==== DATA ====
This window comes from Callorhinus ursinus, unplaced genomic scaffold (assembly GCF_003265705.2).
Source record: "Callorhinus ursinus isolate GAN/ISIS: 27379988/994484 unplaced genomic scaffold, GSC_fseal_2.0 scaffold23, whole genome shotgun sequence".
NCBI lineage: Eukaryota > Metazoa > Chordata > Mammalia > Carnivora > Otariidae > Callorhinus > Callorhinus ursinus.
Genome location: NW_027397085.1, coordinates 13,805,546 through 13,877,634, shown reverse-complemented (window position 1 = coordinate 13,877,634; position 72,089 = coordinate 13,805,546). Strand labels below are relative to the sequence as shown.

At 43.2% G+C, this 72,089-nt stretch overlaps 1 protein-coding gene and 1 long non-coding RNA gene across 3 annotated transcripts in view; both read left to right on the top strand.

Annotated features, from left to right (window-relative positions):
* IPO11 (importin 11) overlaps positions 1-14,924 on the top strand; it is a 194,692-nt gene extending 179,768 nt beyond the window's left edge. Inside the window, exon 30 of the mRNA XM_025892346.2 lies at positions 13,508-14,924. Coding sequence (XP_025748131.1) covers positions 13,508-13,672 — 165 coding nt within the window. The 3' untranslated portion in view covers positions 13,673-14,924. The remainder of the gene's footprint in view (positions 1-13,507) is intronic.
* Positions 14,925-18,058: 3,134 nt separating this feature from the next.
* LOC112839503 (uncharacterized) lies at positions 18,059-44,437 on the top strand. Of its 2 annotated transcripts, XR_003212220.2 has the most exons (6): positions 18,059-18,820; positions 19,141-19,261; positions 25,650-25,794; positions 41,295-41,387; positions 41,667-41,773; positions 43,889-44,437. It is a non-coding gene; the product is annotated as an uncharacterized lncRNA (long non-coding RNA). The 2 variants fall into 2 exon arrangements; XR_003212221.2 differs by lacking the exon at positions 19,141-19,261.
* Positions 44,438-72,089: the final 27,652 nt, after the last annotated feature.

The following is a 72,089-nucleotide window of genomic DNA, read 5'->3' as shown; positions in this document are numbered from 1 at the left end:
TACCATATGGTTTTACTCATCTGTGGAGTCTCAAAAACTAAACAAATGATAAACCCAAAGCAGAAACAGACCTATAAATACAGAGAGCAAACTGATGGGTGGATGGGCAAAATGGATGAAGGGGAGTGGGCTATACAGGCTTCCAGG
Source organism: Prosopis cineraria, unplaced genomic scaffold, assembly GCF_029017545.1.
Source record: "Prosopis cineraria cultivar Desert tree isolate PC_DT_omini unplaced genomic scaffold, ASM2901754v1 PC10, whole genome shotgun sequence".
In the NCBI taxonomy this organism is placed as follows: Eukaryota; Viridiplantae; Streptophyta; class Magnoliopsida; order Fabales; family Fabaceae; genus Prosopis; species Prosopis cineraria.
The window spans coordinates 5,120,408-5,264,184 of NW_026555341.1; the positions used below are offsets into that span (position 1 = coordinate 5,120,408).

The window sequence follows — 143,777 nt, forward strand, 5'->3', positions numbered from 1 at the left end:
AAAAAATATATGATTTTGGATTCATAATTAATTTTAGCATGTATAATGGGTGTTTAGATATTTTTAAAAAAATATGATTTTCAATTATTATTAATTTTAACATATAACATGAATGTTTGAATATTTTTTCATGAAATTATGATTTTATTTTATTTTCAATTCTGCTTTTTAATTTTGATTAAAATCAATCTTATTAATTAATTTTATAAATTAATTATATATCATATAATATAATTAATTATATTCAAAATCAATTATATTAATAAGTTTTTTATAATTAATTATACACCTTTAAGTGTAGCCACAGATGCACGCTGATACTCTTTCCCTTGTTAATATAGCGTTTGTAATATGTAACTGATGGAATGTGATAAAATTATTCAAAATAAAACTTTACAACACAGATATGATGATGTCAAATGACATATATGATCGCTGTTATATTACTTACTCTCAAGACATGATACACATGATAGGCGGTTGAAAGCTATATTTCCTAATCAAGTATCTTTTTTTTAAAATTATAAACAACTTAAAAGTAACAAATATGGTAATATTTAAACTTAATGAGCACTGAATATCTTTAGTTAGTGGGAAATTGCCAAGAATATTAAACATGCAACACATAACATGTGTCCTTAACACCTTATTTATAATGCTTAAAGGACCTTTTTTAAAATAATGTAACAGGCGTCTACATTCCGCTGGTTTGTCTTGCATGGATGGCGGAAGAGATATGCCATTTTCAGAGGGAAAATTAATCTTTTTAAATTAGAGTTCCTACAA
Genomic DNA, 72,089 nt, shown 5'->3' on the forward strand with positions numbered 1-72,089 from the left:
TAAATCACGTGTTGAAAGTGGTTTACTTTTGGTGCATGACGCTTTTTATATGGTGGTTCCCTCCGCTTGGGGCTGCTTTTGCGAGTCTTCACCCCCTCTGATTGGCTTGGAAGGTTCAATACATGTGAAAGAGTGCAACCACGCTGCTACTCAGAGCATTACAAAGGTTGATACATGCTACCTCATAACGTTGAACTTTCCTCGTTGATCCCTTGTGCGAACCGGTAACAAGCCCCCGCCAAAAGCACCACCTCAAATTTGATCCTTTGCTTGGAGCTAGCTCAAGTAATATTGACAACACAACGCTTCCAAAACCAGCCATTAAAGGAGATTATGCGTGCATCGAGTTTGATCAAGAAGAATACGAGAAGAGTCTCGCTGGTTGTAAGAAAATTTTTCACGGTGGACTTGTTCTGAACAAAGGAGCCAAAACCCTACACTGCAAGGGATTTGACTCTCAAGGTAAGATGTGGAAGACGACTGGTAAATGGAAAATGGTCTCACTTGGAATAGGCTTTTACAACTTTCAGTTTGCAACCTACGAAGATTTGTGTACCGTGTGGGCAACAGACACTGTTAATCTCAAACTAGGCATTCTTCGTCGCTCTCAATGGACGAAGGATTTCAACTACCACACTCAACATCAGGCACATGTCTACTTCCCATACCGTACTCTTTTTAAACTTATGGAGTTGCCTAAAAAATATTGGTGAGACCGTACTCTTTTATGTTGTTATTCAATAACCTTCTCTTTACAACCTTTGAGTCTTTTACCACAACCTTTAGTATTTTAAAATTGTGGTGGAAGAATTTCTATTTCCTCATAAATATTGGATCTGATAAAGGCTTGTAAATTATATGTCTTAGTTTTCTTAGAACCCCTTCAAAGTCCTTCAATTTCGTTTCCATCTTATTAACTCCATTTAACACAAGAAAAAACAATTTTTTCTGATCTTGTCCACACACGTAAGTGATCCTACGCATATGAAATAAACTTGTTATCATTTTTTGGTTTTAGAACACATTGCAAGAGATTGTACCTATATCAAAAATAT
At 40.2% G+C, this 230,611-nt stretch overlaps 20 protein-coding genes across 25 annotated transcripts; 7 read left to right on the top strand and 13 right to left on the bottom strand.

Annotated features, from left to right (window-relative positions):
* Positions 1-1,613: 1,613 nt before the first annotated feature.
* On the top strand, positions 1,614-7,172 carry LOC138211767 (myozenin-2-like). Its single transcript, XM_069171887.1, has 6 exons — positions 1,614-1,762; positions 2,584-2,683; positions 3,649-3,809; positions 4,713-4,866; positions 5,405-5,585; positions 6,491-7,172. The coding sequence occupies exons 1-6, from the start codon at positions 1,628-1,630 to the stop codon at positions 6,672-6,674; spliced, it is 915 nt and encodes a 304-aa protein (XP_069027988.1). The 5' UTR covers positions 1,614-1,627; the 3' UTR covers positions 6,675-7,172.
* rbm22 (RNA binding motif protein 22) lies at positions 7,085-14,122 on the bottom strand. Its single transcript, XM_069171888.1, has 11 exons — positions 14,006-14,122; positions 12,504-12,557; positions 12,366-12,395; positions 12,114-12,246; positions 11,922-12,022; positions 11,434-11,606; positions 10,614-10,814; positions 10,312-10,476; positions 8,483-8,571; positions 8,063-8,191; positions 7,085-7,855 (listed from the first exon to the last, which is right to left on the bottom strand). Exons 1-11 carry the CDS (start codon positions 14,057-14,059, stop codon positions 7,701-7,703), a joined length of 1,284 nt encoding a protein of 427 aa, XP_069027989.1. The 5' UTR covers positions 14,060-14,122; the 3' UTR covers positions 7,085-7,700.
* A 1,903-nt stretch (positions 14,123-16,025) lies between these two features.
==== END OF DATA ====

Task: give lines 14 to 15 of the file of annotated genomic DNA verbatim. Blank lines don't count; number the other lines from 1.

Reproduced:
Source record: "Prosopis cineraria cultivar Desert tree isolate PC_DT_omini unplaced genomic scaffold, ASM2901754v1 PC10, whole genome shotgun sequence".
In the NCBI taxonomy this organism is placed as follows: Eukaryota; Viridiplantae; Streptophyta; class Magnoliopsida; order Fabales; family Fabaceae; genus Prosopis; species Prosopis cineraria.